break;
 
case 'total':
	$result = $wpdb->query( "SELECT * FROM `{$tablename}` WHERE {$search_query}" );
 
	break;
 
default:
	$result = $wpdb->query( "SELECT * FROM `{$tablename}` WHERE `last_counter` = '{$WP_Statistics->Current_Date( 'Y-m-d', $time)}' AND {$search_query}" );
 
	break;

In that code the value of the variable $search_query, which contains user input, is used in used in multiple SQL statements without being sanitized. The important part here is that the SQL statements are SELECT statements which allow reading data from a database, they don’t allow insert anything, so you can’t add admin user or anything else (the INSERT statement would be used to insert data). What you could do is slowly read out the contents of the database, which isn’t something that we see any evidence of hackers doing against the average website (it could be used in a targeted attack).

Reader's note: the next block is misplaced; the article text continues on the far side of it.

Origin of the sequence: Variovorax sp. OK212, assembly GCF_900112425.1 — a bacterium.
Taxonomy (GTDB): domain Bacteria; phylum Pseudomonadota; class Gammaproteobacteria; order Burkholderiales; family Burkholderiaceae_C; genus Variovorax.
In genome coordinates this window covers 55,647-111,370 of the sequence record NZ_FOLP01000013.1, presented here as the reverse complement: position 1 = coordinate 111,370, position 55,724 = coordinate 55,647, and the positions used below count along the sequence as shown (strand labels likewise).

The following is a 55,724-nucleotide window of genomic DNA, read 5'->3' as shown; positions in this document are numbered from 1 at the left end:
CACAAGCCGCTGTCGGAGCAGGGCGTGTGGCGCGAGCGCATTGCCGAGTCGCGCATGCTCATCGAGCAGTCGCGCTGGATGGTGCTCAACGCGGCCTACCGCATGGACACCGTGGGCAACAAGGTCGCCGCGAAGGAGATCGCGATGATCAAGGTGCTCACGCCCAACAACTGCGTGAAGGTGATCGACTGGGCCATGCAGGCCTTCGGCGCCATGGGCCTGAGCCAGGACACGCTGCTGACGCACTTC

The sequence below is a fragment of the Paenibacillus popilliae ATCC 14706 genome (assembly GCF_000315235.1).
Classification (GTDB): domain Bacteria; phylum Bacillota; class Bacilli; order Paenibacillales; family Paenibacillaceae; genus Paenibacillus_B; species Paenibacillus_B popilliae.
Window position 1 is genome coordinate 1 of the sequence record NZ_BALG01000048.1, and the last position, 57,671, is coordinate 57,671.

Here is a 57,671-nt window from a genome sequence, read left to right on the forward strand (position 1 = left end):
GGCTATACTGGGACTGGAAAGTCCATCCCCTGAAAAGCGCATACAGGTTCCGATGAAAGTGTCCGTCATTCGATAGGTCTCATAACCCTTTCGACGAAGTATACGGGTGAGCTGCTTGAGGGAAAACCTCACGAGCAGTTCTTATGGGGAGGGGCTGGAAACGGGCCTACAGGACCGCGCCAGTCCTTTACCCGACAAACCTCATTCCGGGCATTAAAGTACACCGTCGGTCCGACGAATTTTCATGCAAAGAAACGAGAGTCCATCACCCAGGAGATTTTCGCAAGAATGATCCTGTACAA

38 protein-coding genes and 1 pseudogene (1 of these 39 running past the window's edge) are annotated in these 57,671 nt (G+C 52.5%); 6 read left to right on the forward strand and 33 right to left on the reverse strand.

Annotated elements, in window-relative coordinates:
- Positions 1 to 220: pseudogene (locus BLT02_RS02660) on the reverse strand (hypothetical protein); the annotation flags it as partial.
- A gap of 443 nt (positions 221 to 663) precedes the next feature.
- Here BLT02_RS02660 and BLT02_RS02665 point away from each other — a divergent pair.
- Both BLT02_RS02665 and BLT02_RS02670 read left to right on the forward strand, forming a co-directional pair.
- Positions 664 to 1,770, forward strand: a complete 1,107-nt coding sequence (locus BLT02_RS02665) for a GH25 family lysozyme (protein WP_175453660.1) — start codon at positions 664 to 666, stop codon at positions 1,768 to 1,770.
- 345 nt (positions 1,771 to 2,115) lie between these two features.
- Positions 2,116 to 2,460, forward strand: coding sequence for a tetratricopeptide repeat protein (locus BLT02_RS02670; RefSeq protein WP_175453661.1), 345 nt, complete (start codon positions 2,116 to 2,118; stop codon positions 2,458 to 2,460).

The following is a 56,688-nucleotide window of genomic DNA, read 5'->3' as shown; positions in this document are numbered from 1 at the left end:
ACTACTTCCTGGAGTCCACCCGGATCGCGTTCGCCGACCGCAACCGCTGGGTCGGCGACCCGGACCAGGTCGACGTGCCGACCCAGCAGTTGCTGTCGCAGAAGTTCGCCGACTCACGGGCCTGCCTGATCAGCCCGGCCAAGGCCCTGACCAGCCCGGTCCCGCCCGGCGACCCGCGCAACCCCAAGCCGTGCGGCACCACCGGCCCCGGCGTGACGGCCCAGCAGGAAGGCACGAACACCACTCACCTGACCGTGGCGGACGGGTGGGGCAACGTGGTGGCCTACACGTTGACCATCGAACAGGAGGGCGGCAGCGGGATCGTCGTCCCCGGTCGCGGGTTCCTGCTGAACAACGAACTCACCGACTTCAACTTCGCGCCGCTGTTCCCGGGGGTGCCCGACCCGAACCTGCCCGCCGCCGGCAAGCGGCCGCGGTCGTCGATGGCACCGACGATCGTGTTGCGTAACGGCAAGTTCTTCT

Wordfence Fails To Mention Many Plugin Vulnerabilities

While Wordfence’s post titled a “Vulnerability Roundup” they only mentioned vulnerabilities disclosed recently in two other plugins, both of which were already fixed, while not mentioning any of the  numerous vulnerabilities in plugins that were recently disclosed that haven’t been fixed. Telling someone to update a plugin that already has been fixed is really not all that helpful, since what you really should be telling people is to keep all of their plugins up to date at all times. When vulnerabilities haven’t been fixed that is when it would be useful to make people aware of the issue. As example of Wordfence of not warning about those unfixed vulnerabilities, here are just the vulnerabilities that we disclosed last week that haven’t been fixed: